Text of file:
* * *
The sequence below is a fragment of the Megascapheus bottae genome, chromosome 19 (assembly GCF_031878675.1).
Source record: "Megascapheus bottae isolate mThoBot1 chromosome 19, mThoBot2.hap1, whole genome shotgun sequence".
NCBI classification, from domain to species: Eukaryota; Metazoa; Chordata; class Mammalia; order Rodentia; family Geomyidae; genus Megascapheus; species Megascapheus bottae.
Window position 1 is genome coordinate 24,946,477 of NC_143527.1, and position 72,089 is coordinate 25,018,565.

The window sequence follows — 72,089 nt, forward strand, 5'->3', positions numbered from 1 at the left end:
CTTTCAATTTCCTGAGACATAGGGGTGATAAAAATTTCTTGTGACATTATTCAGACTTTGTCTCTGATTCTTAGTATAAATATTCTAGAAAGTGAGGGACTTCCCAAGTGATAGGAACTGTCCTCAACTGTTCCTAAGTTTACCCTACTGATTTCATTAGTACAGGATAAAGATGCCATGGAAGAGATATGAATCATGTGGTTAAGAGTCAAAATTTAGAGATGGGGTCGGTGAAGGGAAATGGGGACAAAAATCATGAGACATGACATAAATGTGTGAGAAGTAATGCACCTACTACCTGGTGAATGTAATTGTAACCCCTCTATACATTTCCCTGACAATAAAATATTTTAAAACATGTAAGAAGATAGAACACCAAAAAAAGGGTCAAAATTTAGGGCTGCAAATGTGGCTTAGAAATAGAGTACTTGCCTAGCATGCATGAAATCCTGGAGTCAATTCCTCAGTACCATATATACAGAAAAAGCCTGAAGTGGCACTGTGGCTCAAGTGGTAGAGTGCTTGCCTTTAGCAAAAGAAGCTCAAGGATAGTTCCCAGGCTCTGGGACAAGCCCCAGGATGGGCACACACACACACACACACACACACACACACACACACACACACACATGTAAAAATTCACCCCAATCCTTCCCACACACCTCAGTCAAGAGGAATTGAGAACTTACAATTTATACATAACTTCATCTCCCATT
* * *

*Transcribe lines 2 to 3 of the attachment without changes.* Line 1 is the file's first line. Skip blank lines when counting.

Source record: "Megascapheus bottae isolate mThoBot1 chromosome 19, mThoBot2.hap1, whole genome shotgun sequence".
NCBI classification, from domain to species: Eukaryota; Metazoa; Chordata; class Mammalia; order Rodentia; family Geomyidae; genus Megascapheus; species Megascapheus bottae.